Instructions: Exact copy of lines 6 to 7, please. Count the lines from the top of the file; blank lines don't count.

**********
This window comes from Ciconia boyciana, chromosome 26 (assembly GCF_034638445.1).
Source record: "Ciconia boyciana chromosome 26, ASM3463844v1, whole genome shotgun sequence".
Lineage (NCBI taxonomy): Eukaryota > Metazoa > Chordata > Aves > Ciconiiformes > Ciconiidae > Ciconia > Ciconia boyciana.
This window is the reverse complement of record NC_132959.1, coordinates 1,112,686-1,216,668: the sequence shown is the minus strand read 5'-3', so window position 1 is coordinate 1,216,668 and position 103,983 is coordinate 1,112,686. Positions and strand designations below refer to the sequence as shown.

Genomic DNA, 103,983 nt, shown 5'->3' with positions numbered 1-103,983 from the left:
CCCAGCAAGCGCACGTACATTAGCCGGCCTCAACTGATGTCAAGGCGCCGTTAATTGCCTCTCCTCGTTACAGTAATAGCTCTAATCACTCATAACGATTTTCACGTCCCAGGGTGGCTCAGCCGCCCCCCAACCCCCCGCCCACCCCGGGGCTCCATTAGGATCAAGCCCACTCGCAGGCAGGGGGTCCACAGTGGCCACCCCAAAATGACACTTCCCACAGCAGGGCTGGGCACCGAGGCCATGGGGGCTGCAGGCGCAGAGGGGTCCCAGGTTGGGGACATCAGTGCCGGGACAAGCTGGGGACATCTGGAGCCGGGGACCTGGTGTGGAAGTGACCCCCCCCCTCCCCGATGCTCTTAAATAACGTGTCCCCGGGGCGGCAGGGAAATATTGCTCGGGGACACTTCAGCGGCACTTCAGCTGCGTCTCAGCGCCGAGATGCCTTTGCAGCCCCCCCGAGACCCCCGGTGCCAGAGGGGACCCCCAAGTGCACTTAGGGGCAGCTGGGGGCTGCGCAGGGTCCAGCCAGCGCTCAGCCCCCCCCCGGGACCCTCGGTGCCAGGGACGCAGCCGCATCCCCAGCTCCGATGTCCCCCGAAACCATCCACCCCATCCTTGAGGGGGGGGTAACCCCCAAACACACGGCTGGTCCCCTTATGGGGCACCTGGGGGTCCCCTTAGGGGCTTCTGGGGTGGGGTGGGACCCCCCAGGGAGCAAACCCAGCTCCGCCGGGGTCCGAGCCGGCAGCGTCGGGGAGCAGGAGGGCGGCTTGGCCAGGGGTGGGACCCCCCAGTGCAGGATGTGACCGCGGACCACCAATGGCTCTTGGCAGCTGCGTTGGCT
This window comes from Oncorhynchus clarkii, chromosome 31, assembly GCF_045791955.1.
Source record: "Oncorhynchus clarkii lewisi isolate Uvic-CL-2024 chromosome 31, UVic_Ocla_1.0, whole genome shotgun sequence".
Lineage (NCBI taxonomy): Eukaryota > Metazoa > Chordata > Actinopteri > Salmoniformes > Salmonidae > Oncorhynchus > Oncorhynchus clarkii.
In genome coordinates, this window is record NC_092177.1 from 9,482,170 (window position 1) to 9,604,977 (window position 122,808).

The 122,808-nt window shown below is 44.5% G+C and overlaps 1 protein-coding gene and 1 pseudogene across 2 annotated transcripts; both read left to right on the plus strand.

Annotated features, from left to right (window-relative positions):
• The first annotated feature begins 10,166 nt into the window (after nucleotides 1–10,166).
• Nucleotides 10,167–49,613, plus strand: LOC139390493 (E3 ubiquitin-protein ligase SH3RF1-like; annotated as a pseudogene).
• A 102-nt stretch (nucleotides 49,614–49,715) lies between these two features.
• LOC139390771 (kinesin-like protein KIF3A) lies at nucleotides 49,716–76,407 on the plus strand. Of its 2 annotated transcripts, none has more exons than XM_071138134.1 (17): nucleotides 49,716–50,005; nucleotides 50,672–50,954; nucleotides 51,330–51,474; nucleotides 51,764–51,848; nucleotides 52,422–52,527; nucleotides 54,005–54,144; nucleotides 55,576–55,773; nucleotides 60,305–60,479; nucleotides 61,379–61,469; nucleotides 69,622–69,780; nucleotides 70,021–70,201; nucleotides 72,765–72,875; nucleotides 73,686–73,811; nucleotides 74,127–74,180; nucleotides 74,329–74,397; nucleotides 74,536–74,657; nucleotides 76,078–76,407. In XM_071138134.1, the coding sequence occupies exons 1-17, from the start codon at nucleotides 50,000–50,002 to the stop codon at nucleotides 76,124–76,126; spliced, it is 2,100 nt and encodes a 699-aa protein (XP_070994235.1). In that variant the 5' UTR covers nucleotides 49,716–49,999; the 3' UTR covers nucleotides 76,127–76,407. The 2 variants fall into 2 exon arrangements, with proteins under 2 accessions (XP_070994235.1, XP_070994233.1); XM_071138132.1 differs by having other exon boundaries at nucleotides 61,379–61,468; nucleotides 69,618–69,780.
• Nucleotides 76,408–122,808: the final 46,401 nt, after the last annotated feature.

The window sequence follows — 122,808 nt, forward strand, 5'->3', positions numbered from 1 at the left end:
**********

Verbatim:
CCCAGCAAGCGCACGTACATTAGCCGGCCTCAACTGATGTCAAGGCGCCGTTAATTGCCTCTCCTCGTTACAGTAATAGCTCTAATCACTCATAACGATTTTCACGTCCCAGGGTGGCTCAGCCGCCCCCCAACCCCCCGCCCACCCCGGGGCTCCATTAGGATCAAGCCCACTCGCAGGCAGGGGGTCCACAGTGGCCACCCCAAAATGACACTTCCCACAGCAGGGCTGGGCACCGAGGCCATGGGGGCTGCAGGCGCAGAGGGGTCCCAGGTTGGGGACATCAGTGCCGGGACAAGCTGGGGACATCTGGAGCCGGGGACCTGGTGTGGAAGTGACCCCCCCCCTCCCCGATGCTCTTAAATAACGTGTCCCCGGGGCGGCAGGGAAATATTGCTCGGGGACACTTCAGCGGCACTTCAGCTGCGTCTCAGCGCCGAGATGCCTTTGCAGCCCCCCCGAGACCCCCGGTGCCAGAGGGGACCCCCAAGTGCACTTAGGGGCAGCTGGGGGCTGCGCAGGGTCCAGCCAGCGCTCAGCCCCCCCCCGGGACCCTCGGTGCCAGGGACGCAGCCGCATCCCCAGCTCCGATGTCCCCCGAAACCATCCACCCCATCCTTGAGGGGGGGGTAACCCCCAAACACACGGCTGGTCCCCTTATGGGGCACCTGGGGGTCCCCTTAGGGGCTTCTGGGGTGGGGTGGGACCCCCCAGGGAGCAAACCCAGCTCCGCCGGGGTCCGAGCCGGCAGCGTCGGGGAGCAGGAGGGCGGCTTGGCCAGGGGTGGGACCCCCCAGTGCAGGATGTGACCGCGGACCACCAATGGCTCTTGGCAGCTGCGTTGGCT
This window comes from Oncorhynchus clarkii, chromosome 31, assembly GCF_045791955.1.